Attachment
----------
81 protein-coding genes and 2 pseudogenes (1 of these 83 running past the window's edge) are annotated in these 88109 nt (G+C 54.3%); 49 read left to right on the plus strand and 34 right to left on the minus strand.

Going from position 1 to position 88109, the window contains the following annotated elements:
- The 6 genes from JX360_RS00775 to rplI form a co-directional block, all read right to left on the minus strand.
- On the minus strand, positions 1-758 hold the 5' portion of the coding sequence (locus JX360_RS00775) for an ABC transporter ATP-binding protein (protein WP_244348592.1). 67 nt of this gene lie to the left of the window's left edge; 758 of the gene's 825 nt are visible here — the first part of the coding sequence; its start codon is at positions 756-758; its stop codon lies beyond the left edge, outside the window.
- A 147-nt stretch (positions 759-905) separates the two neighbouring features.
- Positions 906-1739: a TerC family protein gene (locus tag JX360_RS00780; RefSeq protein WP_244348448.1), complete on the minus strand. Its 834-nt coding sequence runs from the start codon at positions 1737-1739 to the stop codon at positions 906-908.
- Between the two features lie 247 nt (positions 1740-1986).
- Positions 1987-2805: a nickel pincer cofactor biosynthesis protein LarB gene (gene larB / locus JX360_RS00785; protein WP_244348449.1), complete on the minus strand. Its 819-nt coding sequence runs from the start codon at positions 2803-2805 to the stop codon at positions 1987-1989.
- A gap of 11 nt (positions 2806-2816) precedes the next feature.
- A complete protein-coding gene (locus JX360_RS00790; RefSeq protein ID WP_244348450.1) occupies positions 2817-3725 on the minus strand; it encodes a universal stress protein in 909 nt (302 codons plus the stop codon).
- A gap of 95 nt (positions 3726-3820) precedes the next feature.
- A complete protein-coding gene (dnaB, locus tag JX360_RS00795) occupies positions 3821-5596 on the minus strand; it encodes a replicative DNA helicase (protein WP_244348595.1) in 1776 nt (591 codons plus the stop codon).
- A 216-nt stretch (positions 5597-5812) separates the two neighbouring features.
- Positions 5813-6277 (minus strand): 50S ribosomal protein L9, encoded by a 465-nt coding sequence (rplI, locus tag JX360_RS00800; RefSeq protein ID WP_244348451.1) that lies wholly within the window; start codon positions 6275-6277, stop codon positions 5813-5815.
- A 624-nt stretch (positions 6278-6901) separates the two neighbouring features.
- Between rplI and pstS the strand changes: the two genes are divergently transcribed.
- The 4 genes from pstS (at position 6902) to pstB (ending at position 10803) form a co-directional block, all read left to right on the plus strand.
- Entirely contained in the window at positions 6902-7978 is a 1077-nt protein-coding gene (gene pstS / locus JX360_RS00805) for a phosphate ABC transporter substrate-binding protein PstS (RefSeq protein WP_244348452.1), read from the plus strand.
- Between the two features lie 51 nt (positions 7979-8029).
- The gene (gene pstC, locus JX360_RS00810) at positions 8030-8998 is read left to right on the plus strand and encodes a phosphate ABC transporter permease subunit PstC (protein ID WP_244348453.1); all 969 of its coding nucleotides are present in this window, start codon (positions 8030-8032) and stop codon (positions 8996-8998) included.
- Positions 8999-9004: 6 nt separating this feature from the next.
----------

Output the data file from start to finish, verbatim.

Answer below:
81 protein-coding genes and 2 pseudogenes (1 of these 83 running past the window's edge) are annotated in these 88109 nt (G+C 54.3%); 49 read left to right on the plus strand and 34 right to left on the minus strand.

Going from position 1 to position 88109, the window contains the following annotated elements:
- The 6 genes from JX360_RS00775 to rplI form a co-directional block, all read right to left on the minus strand.
- On the minus strand, positions 1-758 hold the 5' portion of the coding sequence (locus JX360_RS00775) for an ABC transporter ATP-binding protein (protein WP_244348592.1). 67 nt of this gene lie to the left of the window's left edge; 758 of the gene's 825 nt are visible here — the first part of the coding sequence; its start codon is at positions 756-758; its stop codon lies beyond the left edge, outside the window.
- A 147-nt stretch (positions 759-905) separates the two neighbouring features.
- Positions 906-1739: a TerC family protein gene (locus tag JX360_RS00780; RefSeq protein WP_244348448.1), complete on the minus strand. Its 834-nt coding sequence runs from the start codon at positions 1737-1739 to the stop codon at positions 906-908.
- Between the two features lie 247 nt (positions 1740-1986).
- Positions 1987-2805: a nickel pincer cofactor biosynthesis protein LarB gene (gene larB / locus JX360_RS00785; protein WP_244348449.1), complete on the minus strand. Its 819-nt coding sequence runs from the start codon at positions 2803-2805 to the stop codon at positions 1987-1989.
- A gap of 11 nt (positions 2806-2816) precedes the next feature.
- A complete protein-coding gene (locus JX360_RS00790; RefSeq protein ID WP_244348450.1) occupies positions 2817-3725 on the minus strand; it encodes a universal stress protein in 909 nt (302 codons plus the stop codon).
- A gap of 95 nt (positions 3726-3820) precedes the next feature.
- A complete protein-coding gene (dnaB, locus tag JX360_RS00795) occupies positions 3821-5596 on the minus strand; it encodes a replicative DNA helicase (protein WP_244348595.1) in 1776 nt (591 codons plus the stop codon).
- A 216-nt stretch (positions 5597-5812) separates the two neighbouring features.
- Positions 5813-6277 (minus strand): 50S ribosomal protein L9, encoded by a 465-nt coding sequence (rplI, locus tag JX360_RS00800; RefSeq protein ID WP_244348451.1) that lies wholly within the window; start codon positions 6275-6277, stop codon positions 5813-5815.
- A 624-nt stretch (positions 6278-6901) separates the two neighbouring features.
- Between rplI and pstS the strand changes: the two genes are divergently transcribed.
- The 4 genes from pstS (at position 6902) to pstB (ending at position 10803) form a co-directional block, all read left to right on the plus strand.
- Entirely contained in the window at positions 6902-7978 is a 1077-nt protein-coding gene (gene pstS / locus JX360_RS00805) for a phosphate ABC transporter substrate-binding protein PstS (RefSeq protein WP_244348452.1), read from the plus strand.
- Between the two features lie 51 nt (positions 7979-8029).
- The gene (gene pstC, locus JX360_RS00810) at positions 8030-8998 is read left to right on the plus strand and encodes a phosphate ABC transporter permease subunit PstC (protein ID WP_244348453.1); all 969 of its coding nucleotides are present in this window, start codon (positions 8030-8032) and stop codon (positions 8996-8998) included.
- Positions 8999-9004: 6 nt separating this feature from the next.